Floating ground and ground faults - Theory questions

Discussion in 'OnBoard Electronics & Controls' started by DarylH, Oct 12, 2012.

  1. philSweet
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    philSweet Senior Member

    Go find those old Simspon Meters. Get them calibrated and use them. It IS going to be a ***** to find. I spent three weeks with a crew of five looking for one on a missile silo. We basically moved in. The Coke truck delivered to us. Girlfriends brought us food. You're going to get one heck of a practical education. You do need somebody along who likes physics and can actually interpret what you find. It is possible to zone in on the problem by making very accurate measurements with calibrated equipment. Once most of the electronics are out of the way, you may be able to inject an AC signal on to the dc side, say by hooking up a signal generator to a ballsy amp, and track the signal's attenuation on the hull. Find an old amp that can operate indefinitely near rated power with the output shorted. Where there is one, there are usually several.:mad:
     
  2. jonr
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    jonr Senior Member

    Or a welder. Apply enough voltage and current and any connection bridge (metal, moisture or whatever) will vaporize.
     
  3. philSweet
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    Location: Beaufort, SC and H'ville, NC

    philSweet Senior Member

    Actually, I just realized we are probably talking about a small boat. If you disconnect the batteries and hook up a cheap auto battery charger, it should be plenty noisy to find the fault with an Oscope. Of course, you need to make sure the battery charger isn't causing an additional fault. Run it off an isolated portable genset. Make sure ALL the dc electronics are isolated if you do this.
     
  4. Frosty

    Frosty Previous Member


    He has not said. I think its big as he once mentioned --crew--
     
  5. bcervelo
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    bcervelo Junior Member

    Can anybody give me an idea how a ground fault indicator would be wired into a boat?
     
  6. jonr
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    jonr Senior Member

    You can wire it anywhere in series with the live and neutral wires.
     
  7. bcervelo
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    bcervelo Junior Member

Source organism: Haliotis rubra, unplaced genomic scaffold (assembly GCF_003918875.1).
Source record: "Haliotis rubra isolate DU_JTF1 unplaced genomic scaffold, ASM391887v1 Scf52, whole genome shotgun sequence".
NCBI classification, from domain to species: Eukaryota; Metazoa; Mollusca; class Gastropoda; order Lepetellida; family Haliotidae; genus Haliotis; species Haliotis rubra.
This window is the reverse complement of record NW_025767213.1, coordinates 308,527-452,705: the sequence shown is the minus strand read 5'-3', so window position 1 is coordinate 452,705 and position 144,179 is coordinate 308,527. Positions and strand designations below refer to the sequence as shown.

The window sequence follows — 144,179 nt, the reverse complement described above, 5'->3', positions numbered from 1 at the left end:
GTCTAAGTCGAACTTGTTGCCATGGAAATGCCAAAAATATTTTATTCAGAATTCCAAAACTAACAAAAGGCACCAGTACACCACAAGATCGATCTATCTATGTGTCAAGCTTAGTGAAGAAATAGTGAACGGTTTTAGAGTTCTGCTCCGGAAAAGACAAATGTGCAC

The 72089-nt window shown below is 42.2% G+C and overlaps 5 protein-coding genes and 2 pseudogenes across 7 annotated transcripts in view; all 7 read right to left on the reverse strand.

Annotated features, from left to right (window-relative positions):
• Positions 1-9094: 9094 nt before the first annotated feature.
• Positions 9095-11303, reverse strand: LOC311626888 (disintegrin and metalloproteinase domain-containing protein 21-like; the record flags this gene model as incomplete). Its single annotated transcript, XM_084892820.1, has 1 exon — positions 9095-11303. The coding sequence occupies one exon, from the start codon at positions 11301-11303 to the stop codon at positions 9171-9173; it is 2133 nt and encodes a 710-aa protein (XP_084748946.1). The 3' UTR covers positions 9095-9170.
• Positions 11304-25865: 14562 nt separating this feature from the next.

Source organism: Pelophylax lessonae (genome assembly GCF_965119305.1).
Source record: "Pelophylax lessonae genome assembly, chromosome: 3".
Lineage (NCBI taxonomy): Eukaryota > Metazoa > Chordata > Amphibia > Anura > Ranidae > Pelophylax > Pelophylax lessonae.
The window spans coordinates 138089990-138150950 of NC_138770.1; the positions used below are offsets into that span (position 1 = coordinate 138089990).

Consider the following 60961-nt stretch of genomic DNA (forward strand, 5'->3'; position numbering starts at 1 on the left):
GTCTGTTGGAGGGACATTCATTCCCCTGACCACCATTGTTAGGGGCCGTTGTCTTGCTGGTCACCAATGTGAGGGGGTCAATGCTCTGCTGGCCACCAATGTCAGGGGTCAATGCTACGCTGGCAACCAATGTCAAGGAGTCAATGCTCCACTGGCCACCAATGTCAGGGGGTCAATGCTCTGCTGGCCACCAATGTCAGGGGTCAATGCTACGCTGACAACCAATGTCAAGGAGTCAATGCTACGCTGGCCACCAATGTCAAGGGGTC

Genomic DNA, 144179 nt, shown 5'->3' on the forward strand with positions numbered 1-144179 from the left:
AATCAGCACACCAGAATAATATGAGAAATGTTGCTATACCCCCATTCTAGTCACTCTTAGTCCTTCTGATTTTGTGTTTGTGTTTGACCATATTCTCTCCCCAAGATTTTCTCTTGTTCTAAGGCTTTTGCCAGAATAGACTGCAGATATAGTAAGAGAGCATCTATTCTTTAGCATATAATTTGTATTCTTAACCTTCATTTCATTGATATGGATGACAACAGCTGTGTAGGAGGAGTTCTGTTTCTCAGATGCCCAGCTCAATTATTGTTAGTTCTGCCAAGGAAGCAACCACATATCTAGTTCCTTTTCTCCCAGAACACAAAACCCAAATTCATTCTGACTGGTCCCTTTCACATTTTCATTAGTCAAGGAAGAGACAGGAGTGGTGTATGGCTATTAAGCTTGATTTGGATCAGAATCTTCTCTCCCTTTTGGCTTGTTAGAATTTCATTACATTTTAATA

Does anyone have a wiring diagram of a ground fault indicator?
     
  8. CDK
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    CDK retired engineer

    The device has two input and output terminals, that is all. There usually also is a ground terminal on both sides but that it just a mechanical feature.

    A basic ground fault detector has two windings around an iron core, one for the phase or DC+, the other for the return or DC-, inversely connected.
    In a healthy circuit, the magnetic fields of the windings nullify each other because the currents in and out are exactly the same. If a ground fault exists, part of the current flows elsewhere, so the magnetic fields are not equal; the resultant field is used to activate a relay contact.

    Because the resultant field is weak, this type of circuit only works is the difference in current is quite large (> 0.5 Amps). Devices that can detect smaller differences ( 0.05 Amps) have an electronic amplifier circuit.
     
  9. bcervelo
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    bcervelo Junior Member

    Would you be able to do a wiring diagram of the circuit CDK?
     
  10. Frosty

    Frosty Previous Member

    The thread is called floating ground and ground faults. I don't think he is talking about AC ground faults but faults of a DC system of the Alluminium boat he is having trouble with.

    As gonzo has said it could be the VHF antenna, probably not but its not what he is asking.

    I think a more clear question is needed. I am under the impression he is talking about floating voltage in the hull. If not my apologies.
     
  11. CDK
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    CDK retired engineer

  12. FishStretcher
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    FishStretcher Junior Member

    As for a few common culprits- most security cameras have case tied to batt negative, as do a few other things that have serial ports, and RF antennae, as has been noted. I don't know if this is a big enough boat for lots of stuff like that. You can get a few volts with salt water, aluminum and other metals, too.
     

  13. gonzo
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    gonzo Senior Member

    Marine electrical systems are unique on their complication. There is a mix of AC and DC. Also, there are a variety of voltages, with the added problem that the hull is a galvanic cell producing a random electrical potential too. RF will create voltage spikes depending on variable condition and are hard to identify. To make matters worse, the whole thing is floating in a conductor. Troubleshooting is easier if you isolate sections of the system. For example, disconnect the DC power and see if the problem remains.
     
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